Here’s what other personal injury and workers’ compensation lawyers have been talking about over the past few weeks:
- Hospital Promotion: Poor Judgment Looks Like Conflict of Interest (Protect Patients Blog). This article highlights the conflicts of interest that surround the use of surgical robots by many doctors. As the article states, many doctors are being paid to advertise for the DaVinci robotic surgical device and “[w]hen you are paid to promote a technology for which your patients also pay when they are subject to it, it looks as though cashing in is more important than ensuring that a procedure is the best possible treatment for the problem at hand.”
Robotic surgeries have come under much scrutiny lately. According to Bloomberg News, there has been an increase in the number of reported adverse events associated with robotic surgeries, including 70 deaths since 2009. Bloomberg says that reports of injuries linked to robotic surgery more than doubled in the first eight months of 2013 compared with the same period in 2012, and a new study by researchers from Johns Hopkins indicates that complications from robotic-assisted surgeries have gone “vastly underreported.”
- Temp Worker Regulations Around the World (Pro Publica). As this article shows, the U.S. has some of the weakest labor protections for temporary workers in the developed world. Other countries have adopted regulations that limit the length of temp assignments, guarantee equal pay for equal work, and restrict companies from hiring temps for hazardous tasks.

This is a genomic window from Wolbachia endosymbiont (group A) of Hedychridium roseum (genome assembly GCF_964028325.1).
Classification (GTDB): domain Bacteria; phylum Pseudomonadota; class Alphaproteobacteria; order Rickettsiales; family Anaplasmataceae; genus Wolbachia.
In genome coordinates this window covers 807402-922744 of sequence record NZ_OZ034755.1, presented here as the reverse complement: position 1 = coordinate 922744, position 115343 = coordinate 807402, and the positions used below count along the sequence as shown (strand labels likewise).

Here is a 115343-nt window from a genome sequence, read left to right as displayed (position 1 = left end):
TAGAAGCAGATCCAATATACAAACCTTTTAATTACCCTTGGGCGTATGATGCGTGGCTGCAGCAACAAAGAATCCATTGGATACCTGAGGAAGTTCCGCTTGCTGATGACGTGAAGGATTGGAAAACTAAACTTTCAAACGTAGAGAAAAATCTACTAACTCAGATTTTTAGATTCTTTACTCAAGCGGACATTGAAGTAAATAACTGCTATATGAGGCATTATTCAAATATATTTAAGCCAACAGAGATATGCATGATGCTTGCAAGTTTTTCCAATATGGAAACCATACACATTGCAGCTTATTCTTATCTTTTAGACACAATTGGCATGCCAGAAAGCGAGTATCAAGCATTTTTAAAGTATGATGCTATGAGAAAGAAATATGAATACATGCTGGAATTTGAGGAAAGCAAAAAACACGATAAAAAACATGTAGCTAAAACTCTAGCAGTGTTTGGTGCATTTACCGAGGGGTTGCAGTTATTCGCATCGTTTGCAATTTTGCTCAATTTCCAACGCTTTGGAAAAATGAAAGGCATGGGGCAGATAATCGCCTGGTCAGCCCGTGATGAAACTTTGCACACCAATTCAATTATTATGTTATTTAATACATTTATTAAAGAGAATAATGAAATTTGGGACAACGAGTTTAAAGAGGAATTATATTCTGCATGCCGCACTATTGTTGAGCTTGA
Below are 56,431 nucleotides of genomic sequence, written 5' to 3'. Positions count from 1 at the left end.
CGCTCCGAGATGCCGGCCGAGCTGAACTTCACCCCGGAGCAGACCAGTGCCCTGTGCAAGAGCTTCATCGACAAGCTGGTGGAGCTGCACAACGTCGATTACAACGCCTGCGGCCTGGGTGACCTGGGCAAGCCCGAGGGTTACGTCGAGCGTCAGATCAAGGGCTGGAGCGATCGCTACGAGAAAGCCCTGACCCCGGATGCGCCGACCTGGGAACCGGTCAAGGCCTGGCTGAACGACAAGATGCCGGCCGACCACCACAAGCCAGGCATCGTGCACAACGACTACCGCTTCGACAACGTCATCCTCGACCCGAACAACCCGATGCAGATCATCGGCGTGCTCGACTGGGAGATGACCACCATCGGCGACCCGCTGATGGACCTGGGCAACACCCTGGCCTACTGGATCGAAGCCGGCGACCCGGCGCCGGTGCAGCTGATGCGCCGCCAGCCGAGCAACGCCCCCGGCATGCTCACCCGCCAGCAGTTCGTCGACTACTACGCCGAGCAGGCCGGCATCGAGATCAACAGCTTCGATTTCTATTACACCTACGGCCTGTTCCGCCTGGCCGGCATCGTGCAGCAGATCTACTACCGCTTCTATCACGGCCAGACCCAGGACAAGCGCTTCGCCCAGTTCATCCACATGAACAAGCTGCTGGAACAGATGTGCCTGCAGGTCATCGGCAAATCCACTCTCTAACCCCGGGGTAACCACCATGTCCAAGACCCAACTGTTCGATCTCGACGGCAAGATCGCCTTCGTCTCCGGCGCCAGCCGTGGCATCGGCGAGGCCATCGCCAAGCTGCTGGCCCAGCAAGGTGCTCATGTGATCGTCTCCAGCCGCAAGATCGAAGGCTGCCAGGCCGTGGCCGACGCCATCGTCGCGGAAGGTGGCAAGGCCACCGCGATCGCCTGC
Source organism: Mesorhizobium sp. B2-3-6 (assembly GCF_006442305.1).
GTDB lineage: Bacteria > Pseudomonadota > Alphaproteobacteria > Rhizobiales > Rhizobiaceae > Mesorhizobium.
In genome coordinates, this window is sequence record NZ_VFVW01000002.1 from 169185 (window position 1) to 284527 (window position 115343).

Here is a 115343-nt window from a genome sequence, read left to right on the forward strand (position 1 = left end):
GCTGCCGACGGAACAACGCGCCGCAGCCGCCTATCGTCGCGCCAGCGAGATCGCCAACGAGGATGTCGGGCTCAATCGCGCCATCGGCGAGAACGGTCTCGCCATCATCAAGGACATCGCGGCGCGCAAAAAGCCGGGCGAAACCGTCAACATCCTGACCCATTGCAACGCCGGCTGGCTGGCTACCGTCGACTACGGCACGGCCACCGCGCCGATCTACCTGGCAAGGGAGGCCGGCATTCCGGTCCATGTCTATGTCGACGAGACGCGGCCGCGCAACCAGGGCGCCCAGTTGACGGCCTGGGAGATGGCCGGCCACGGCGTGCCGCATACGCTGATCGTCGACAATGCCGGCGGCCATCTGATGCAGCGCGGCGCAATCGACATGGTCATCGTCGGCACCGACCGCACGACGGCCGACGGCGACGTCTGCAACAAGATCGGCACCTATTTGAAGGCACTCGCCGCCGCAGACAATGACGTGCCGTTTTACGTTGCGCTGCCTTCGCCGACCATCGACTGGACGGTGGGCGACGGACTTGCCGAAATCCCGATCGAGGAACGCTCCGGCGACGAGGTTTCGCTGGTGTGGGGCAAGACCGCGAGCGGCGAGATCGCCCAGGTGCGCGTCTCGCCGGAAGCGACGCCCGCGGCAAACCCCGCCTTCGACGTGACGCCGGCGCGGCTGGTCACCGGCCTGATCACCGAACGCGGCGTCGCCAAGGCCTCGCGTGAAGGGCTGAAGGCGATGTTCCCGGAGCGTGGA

- Throw The Book At ‘Em (Workers Compensation Law Blog). The author of this article brings to light the prevalence of fraudulent conduct within workers’ compensation systems, including employer fraud and abuse from medical providers. The author points to another article indicating that a California doctor faces up to 10 years in prison after he pleaded guilty to paying kickbacks in a $500 million fraud scheme relating to spinal fusions and bribing a state senator to delay legislation to repeal the separate reimbursement for spinal hardware.
According to this article, approximately 90% of the fraudulent bills submitted by Drobot were for workers’ compensation claims and, according to the criminal complaint, Drobot billed California workers’ compensation carriers about $500 million for spinal surgeries that were the result of an estimated $20 million to $50 million in kickbacks to “dozens of doctors, chiropractors, marketers and others for their referring workers’ compensation patients to Pacific Hospital for spinal surgeries, other types of surgeries, magnetic resonance imaging, toxicology, durable medical equipment and other services.”
- The Disconnect Between Tort Laws And Where Doctors Live (The Pop Tort). In this article, the Pop Tort looks to news articles and editorials that debunk the myth that medical malpractice fears are driving doctors away from certain locations. The article points to an editorial from Iowa’s Des Moines Register stating the following: “A few years ago the Office of Statewide Clinical Education Programs in the U of I Carver College of Medicine tracked down physicians who departed Iowa in 2007 and 2008 to find out why they left. Of the 220 who responded, only one doctor said the most important reason for relocation was professional liability exposure. That’s right. One of 220 physicians. Only two listed government reimbursements as the most important reason.” The Pop Tort article also points to a data from New York’s Center for Health Workforce Studies finding that the main reasons that doctors leave New York are proximity to family, inadequate salary, and visa issues – not malpractice liability concerns.